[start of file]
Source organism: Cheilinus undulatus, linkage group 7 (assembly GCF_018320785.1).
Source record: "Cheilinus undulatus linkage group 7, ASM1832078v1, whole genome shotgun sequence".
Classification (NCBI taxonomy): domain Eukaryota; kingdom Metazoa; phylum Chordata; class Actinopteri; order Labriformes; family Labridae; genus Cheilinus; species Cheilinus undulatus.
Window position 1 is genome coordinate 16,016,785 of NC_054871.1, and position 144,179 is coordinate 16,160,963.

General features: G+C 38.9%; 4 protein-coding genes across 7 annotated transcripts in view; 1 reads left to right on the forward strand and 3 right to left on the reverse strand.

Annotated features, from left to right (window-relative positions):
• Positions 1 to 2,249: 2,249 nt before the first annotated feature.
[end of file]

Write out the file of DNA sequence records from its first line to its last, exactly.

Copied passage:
Source organism: Cheilinus undulatus, linkage group 7 (assembly GCF_018320785.1).
Source record: "Cheilinus undulatus linkage group 7, ASM1832078v1, whole genome shotgun sequence".
Classification (NCBI taxonomy): domain Eukaryota; kingdom Metazoa; phylum Chordata; class Actinopteri; order Labriformes; family Labridae; genus Cheilinus; species Cheilinus undulatus.
Window position 1 is genome coordinate 16,016,785 of NC_054871.1, and position 144,179 is coordinate 16,160,963.

General features: G+C 38.9%; 4 protein-coding genes across 7 annotated transcripts in view; 1 reads left to right on the forward strand and 3 right to left on the reverse strand.

Annotated features, from left to right (window-relative positions):
• Positions 1 to 2,249: 2,249 nt before the first annotated feature.